Money managers often claim to have a secret sauce. Sometimes, though, the recipe comes not from a topflight executive chef but a junior line cook.
The Securities and Exchange Commission on Monday alleged that affiliates of Aegon NV (AEG , a giant Dutch insurer and money manager, sold mutual funds and investment products based on faulty "quantitative" models developed by an inexperienced staffer with scant training, according to a press release Monday. Such quantitative models typically involve the use of specialized computer programs to determine which assets to buy or sell. The staffer wasn't identified.
The four Aegon affiliates, which included Aegon USA Investment Management as well as Transamerica Asset Management, agreed to settle the charges by paying a combined $97 million in disgorgement of profits, interest and penalties. The violations occurred from 2011 through 2015, according to the agency.
The investment models were "developed solely by an inexperienced, junior AUIM analyst, contained numerous errors and did not work as promised," the SEC said in the press release. When Aegon and Transamerica learned about the errors, they simply stopped using the models without informing investors or disclosing the errors, the SEC alleged.
- Hedge Funds Still Believe in Facebook: Goldman Sachs
- Goldman, U.S. Banks Mostly Avoided European Lenders' Turkish Risk
"Investors were repeatedly misled about the quantitative models being used to manage their investments, which subjected them to significant hidden risks and deprived them of the ability to make informed investment decisions," C. Dabney O'Riordan, co-chief of the SEC enforcement division's asset-management unit, said in the press release.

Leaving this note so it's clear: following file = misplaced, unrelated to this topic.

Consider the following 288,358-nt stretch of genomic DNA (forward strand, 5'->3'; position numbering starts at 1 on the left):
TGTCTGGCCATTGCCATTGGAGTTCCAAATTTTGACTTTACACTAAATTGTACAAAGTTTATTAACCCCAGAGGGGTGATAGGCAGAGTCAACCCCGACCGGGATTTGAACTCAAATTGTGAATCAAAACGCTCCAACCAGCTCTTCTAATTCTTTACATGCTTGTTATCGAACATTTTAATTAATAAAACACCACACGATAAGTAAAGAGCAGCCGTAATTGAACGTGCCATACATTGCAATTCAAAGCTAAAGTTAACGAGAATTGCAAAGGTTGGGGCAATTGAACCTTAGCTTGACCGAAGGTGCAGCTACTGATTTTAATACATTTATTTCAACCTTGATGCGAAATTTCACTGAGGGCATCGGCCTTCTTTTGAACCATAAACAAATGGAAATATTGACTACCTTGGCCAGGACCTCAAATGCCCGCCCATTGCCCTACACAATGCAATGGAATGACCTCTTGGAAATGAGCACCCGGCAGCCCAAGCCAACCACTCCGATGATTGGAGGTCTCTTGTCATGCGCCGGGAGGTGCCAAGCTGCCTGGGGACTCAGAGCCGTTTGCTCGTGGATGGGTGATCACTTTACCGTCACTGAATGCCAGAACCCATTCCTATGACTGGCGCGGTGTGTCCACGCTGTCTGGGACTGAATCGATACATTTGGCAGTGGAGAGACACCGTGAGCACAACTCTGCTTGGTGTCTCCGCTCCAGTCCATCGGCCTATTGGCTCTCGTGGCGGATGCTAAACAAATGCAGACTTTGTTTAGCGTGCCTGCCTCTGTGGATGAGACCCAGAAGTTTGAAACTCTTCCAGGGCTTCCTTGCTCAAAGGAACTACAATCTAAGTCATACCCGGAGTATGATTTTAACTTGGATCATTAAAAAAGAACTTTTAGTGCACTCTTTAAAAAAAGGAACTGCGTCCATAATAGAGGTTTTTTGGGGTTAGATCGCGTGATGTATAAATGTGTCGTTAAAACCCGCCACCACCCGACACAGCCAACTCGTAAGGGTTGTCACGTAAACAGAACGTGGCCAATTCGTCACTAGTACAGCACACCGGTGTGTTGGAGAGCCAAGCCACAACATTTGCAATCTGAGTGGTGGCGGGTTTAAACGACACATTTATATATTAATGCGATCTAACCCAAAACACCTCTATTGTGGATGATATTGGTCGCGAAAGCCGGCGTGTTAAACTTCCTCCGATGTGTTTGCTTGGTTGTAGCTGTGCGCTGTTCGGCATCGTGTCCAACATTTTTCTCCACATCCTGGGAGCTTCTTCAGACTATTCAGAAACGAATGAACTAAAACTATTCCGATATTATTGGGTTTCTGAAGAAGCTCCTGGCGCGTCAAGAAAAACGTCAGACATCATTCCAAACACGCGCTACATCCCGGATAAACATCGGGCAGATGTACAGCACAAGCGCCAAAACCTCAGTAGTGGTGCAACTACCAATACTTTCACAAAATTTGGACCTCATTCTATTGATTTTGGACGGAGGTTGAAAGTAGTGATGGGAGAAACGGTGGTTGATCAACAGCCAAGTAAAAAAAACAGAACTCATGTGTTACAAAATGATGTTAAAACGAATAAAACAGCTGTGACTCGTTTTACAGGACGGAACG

In a statement, Aegon acknowledged errors in its models.
"While the models at issue are no longer in use, we recognize we must do better, and we have taken steps to enhance our policies, procedures and disclosure processes," Aegon said in a statement. "We remain confident in our investment process and are committed to continuously improving our business. We cooperated fully with the SEC throughout the regulatory investigation of the issues and are pleased to put this matter behind us."
According to a copy of an SEC order posted on the agency's web site, the computer models were supposed to provide "emotionless" investing.
But the junior analyst who developed them had "no experience in portfolio management or any formal training in financial modeling," according to the order.
"The analyst did not follow any formal process to confirm the accuracy of his work, and AUIM failed to provide him meaningful guidance, training or oversight as he developed the models, or to confirm that the models worked as intended before using them to manage client assets," the order read.
Initially, the company didn't even list the analyst as one of the managers of the relevant investment products, instead naming a senior, experienced manager as its sole overseer, the SEC alleged. In reality, according to the order, "the senior manager's knowledge and involvement in the management of these products was so limited that he was unable to confirm the accuracy of the investment process."
A year later, in 2012, the analyst was added to the fund's disclosures. According to the SEC, the analyst was terminated in August 2013.